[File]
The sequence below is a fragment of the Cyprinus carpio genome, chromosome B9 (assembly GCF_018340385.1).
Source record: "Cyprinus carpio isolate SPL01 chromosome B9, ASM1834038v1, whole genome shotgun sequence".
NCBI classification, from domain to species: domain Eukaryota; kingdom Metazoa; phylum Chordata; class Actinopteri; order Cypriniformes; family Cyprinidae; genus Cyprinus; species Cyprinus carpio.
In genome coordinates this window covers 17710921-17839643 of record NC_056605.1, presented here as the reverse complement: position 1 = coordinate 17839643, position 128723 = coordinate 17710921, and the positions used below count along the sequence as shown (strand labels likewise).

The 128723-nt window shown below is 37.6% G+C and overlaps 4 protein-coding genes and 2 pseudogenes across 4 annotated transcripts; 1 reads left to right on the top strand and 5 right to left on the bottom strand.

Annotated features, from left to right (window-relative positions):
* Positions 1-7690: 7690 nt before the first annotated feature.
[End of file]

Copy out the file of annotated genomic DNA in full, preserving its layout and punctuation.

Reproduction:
The sequence below is a fragment of the Cyprinus carpio genome, chromosome B9 (assembly GCF_018340385.1).
Source record: "Cyprinus carpio isolate SPL01 chromosome B9, ASM1834038v1, whole genome shotgun sequence".
NCBI classification, from domain to species: domain Eukaryota; kingdom Metazoa; phylum Chordata; class Actinopteri; order Cypriniformes; family Cyprinidae; genus Cyprinus; species Cyprinus carpio.
In genome coordinates this window covers 17710921-17839643 of record NC_056605.1, presented here as the reverse complement: position 1 = coordinate 17839643, position 128723 = coordinate 17710921, and the positions used below count along the sequence as shown (strand labels likewise).

The 128723-nt window shown below is 37.6% G+C and overlaps 4 protein-coding genes and 2 pseudogenes across 4 annotated transcripts; 1 reads left to right on the top strand and 5 right to left on the bottom strand.

Annotated features, from left to right (window-relative positions):
* Positions 1-7690: 7690 nt before the first annotated feature.